Why Corrosion Resistance Matters in Boat Lights|
Article - January 18, 2016 By LarsonElectronics.com
Why Corrosion Resistance Matters in Boat Lights
Boat lights are constantly subject to corrosion from exposure to cleaning agents and saltwater. The latter, also known as aqueous corrosion, is responsible for diminishing light performance. According to a report released by NACE International, an institution that specializes in environmental protection and public safety, corrosion accounts for over $276 billion in losses across the United States (or 3.1 percent of the country’s GDP) per year.
In the marine sector, saltwater is to blame for corrosion on boats, docks and structures near the ocean. The presence of natural salt has a hygroscopic effect on exposed surfaces, which promotes its corrosive qualities. At an atomic level, the electrochemical process breaks down refined surfaces into simpler, more stable forms, which can greatly reduce its protective applications. One of the best ways to prevent corrosive compounds from destroying your boat lights is to invest in corrosion resistant luminaries.
Corrosion Resistant Lighting Designs and Mechanisms
Corrosion resistant boat lights support a robust design that can help reduce the possibility of premature failure when facing unpredictable marine conditions. Lighting manufacturers incorporate corrosion resistant materials, such as brass, stainless steel and glass, during production for added protection. Out of the three, stainless steel is the most common material used for marine fixtures. To promote its resistive features, the metal is treated with thick paint, baked on glazes or special coatings, which also increases its tolerance to high temperatures. Compared to aluminum, stainless steel is better at maintaining the structure of the lamp’s frame by up to 50 percent, and is less likely to warp under extreme environments. Plastics are not ideal for corrosion resistant boat lights because they warp easily when exposed to unstable elements, such as UV light.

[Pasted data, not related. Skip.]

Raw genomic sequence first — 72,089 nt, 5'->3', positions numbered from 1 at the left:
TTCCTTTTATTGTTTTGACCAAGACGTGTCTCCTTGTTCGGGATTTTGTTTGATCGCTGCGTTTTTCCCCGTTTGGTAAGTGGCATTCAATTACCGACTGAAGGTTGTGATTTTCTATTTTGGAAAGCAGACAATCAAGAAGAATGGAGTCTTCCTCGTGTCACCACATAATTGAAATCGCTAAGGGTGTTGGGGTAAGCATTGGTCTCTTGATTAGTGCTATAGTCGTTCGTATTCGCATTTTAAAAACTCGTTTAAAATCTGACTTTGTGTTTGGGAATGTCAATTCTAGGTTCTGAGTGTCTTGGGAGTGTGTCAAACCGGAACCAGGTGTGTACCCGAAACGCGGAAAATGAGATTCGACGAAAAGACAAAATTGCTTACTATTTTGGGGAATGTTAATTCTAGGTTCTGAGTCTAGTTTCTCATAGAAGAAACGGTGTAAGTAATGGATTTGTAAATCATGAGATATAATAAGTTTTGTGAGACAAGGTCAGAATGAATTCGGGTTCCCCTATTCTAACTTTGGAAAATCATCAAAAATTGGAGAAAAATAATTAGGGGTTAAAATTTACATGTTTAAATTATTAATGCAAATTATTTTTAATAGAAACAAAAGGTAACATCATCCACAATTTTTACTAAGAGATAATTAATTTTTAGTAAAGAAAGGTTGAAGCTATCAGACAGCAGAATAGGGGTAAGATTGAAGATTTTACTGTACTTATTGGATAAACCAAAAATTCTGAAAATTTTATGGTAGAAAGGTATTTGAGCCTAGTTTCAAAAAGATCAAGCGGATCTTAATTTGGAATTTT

Traditionally, glass is used to house the lamp or bulb. Its transparent and sturdy properties are highly favored by operators in the marine sector. It is important to consider that corrosion resistant boat lights should also actively prevent the entry of saltwater. Gaskets and rubber or plastic cord rings may be installed around the luminary’s housing or cord ends to ensure corrosive agents and moisture does not affect the internal components (wirings, ballast or driver- just to name a few) and performance of the unit.
Things to Consider
Lighting approval ratings dictate the capabilities of boat lights when exposed to erratic marine conditions. For example, UL rated boat lights for wet locations are manufactured to deter the accumulation of water in live parts and electrical components that are prone to malfunction in corrosive environments (Wet Locations, from UL Standard Publication 1598). Moreover, International or Ingress Protection (IP) ratings provide information on the boat light’s ability to withstand dust, pressure and temporary immersion. Most consumer boat lights carry IP ratings between IP62 and IP66, while industrial boat lights may hold ratings between IP67 and IP69K- protection from total dust ingress and steam-jet cleaning.